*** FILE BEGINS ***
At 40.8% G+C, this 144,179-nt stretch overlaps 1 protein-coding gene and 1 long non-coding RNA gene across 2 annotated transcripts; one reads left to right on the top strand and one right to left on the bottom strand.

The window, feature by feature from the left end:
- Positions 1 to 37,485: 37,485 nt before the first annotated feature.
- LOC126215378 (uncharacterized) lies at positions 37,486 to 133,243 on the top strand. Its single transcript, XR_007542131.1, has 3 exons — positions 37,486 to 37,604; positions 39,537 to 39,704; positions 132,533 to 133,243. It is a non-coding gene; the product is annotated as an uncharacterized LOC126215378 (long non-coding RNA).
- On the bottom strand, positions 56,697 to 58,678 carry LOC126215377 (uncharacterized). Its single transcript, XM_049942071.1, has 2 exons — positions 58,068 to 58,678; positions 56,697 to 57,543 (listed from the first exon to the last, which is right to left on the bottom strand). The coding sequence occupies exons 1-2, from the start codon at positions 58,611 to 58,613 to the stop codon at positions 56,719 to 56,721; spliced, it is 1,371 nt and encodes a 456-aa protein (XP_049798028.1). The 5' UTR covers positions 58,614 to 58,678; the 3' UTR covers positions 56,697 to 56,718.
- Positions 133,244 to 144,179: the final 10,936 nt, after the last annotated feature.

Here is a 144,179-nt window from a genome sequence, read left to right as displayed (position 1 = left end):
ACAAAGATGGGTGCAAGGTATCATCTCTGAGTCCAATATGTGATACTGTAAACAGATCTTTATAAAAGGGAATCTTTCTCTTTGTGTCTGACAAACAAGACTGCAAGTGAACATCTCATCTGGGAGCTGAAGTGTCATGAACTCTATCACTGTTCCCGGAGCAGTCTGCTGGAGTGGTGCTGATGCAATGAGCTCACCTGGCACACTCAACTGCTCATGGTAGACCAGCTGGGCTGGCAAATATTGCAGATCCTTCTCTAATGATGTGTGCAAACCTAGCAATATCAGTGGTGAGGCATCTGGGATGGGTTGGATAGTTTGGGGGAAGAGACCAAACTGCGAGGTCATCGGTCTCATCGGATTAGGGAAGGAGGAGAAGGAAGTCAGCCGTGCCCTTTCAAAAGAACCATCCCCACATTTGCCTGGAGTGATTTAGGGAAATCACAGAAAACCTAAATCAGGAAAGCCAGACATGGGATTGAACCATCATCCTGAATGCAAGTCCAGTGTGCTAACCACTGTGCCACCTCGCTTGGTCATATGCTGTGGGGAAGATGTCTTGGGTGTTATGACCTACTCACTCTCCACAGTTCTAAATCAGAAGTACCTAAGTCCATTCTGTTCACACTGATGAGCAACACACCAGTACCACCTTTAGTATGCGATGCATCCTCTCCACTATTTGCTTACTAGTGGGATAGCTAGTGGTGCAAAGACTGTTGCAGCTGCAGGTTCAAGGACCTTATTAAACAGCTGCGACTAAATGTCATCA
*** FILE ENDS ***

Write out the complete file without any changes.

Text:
At 40.8% G+C, this 144,179-nt stretch overlaps 1 protein-coding gene and 1 long non-coding RNA gene across 2 annotated transcripts; one reads left to right on the top strand and one right to left on the bottom strand.

The window, feature by feature from the left end:
- Positions 1 to 37,485: 37,485 nt before the first annotated feature.
- LOC126215378 (uncharacterized) lies at positions 37,486 to 133,243 on the top strand. Its single transcript, XR_007542131.1, has 3 exons — positions 37,486 to 37,604; positions 39,537 to 39,704; positions 132,533 to 133,243. It is a non-coding gene; the product is annotated as an uncharacterized LOC126215378 (long non-coding RNA).
- On the bottom strand, positions 56,697 to 58,678 carry LOC126215377 (uncharacterized). Its single transcript, XM_049942071.1, has 2 exons — positions 58,068 to 58,678; positions 56,697 to 57,543 (listed from the first exon to the last, which is right to left on the bottom strand). The coding sequence occupies exons 1-2, from the start codon at positions 58,611 to 58,613 to the stop codon at positions 56,719 to 56,721; spliced, it is 1,371 nt and encodes a 456-aa protein (XP_049798028.1). The 5' UTR covers positions 58,614 to 58,678; the 3' UTR covers positions 56,697 to 56,718.
- Positions 133,244 to 144,179: the final 10,936 nt, after the last annotated feature.

Here is a 144,179-nt window from a genome sequence, read left to right as displayed (position 1 = left end):
ACAAAGATGGGTGCAAGGTATCATCTCTGAGTCCAATATGTGATACTGTAAACAGATCTTTATAAAAGGGAATCTTTCTCTTTGTGTCTGACAAACAAGACTGCAAGTGAACATCTCATCTGGGAGCTGAAGTGTCATGAACTCTATCACTGTTCCCGGAGCAGTCTGCTGGAGTGGTGCTGATGCAATGAGCTCACCTGGCACACTCAACTGCTCATGGTAGACCAGCTGGGCTGGCAAATATTGCAGATCCTTCTCTAATGATGTGTGCAAACCTAGCAATATCAGTGGTGAGGCATCTGGGATGGGTTGGATAGTTTGGGGGAAGAGACCAAACTGCGAGGTCATCGGTCTCATCGGATTAGGGAAGGAGGAGAAGGAAGTCAGCCGTGCCCTTTCAAAAGAACCATCCCCACATTTGCCTGGAGTGATTTAGGGAAATCACAGAAAACCTAAATCAGGAAAGCCAGACATGGGATTGAACCATCATCCTGAATGCAAGTCCAGTGTGCTAACCACTGTGCCACCTCGCTTGGTCATATGCTGTGGGGAAGATGTCTTGGGTGTTATGACCTACTCACTCTCCACAGTTCTAAATCAGAAGTACCTAAGTCCATTCTGTTCACACTGATGAGCAACACACCAGTACCACCTTTAGTATGCGATGCATCCTCTCCACTATTTGCTTACTAGTGGGATAGCTAGTGGTGCAAAGACTGTTGCAGCTGCAGGTTCAAGGACCTTATTAAACAGCTGCGACTAAATGTCATCA